Many social democratic parties adopted the aim of 'sustainable' economic growth in the 1980s, implicitly acknowledging the green critique of economic orthodoxies (Callaghan, 2000). The need to reduce carbon dioxide emissions had been an element in this green critique since the 1970s, and the first detailed proposals for carbon taxes made their appearance in the same decade (Baumol and Oates, 1975). The discovery of damage to the Antarctic ozone layer in 1985 and the Chernobyl nuclear meltdown in April 1986 provided additional evidence that environmental problems have global impact and demand international collaboration between states if they are to be addressed effectively.
Social democratic parties in Scandinavia, Germany and Austria were quicker than the other established parties (for example the left parties in Britain, Spain, Italy, France and Greece) to acknowledge that a problem existed. All of them were dedicated to working in the institutions of government to get things done, but real progress obviously required action at a trans-national level.
In 1988 the United Nations Environment Programme and the World Meteorological Programme established the Intergovernmental Panel on Climate Change (IPCC). The latter's first report in 1990 confirmed the scientific basis for climate change and argued that human activity in the production of greenhouse gases would probably cause a rapidly deteriorating environment for humans. A succession of intergovernmental conferences followed and the Second World Climate Conference in 1990 called for a global treaty on climate change. A Convention on Climate Change came into force in March 1994 pledged to reduce greenhouse gas emissions to 1990 levels by the year 2000. The Berlin Mandate adopted in April 1995 called on developed countries to set quantified targets for future reductions within specified time frames. A treaty was negotiated in Kyoto in December 1997 to support these pronouncements, though it was not until February 2005 that it came into force (expiring in 2012).
The Kyoto Protocol, with 169 signatories--though not ratified by them all--required industrialised countries to cut their collective greenhouse gas emissions by 5.2 per cent compared to the year 1990 (a 29 per cent cut compared to the level that would otherwise be reached by 2010). It represents, according to its supporters, the most ambitious international carbon trading scheme extant. Yet it was painfully slow to construct and well short of what was required, according to many scientists (while also completely unnecessary, according to the small minority of their colleagues who rejected the dominant view of global warming). Developing countries such as India and China were excluded from its arrangements and other major polluters such as Brazil and Indonesia were allowed to continue their practice of massive deforestation by fire. Yet other major polluters--such as Australia and the USA--used these exclusions to justify their refusal to ratify the treaty.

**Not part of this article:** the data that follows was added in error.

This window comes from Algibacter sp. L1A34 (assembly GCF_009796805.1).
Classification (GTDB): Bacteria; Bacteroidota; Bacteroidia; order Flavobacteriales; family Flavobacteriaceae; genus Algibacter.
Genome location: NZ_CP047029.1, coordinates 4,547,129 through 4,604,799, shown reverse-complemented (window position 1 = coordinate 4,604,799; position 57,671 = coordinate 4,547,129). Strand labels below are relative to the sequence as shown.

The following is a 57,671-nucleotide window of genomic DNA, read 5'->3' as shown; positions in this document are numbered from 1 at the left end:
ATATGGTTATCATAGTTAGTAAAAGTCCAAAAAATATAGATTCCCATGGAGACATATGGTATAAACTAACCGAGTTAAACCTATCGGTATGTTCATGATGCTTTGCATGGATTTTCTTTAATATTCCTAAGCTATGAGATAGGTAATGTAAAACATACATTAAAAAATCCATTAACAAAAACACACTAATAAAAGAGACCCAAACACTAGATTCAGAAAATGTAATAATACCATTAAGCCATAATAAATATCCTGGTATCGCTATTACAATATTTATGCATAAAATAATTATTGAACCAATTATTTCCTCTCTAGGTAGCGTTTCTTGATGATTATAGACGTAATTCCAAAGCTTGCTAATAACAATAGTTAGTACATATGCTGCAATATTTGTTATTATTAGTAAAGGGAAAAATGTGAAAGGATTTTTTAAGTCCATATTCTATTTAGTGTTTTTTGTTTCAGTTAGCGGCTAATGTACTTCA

Thirty years of debate about global warming illustrates some general points about international politics. Even when the issue is indubitably global and has a life-and-death urgency about it, as identified by most of the world's leading scientists, binding agreements between states are difficult to achieve. Such agreements may also prove to be much less useful than originally trumpeted--and then the work has to start all over again. The question is what difference can social democratic parties make in this intractable and unstable sphere?
The social democratic answer to this question has always been optimistic. At its origins in the last quarter of the nineteenth century social democracy saw itself as an international movement with an internationalist outlook. The Second International, founded in 1889, embodied this ideology. Its members thought of themselves as belonging to a movement that represented a huge societal shift towards democracy and social equality. …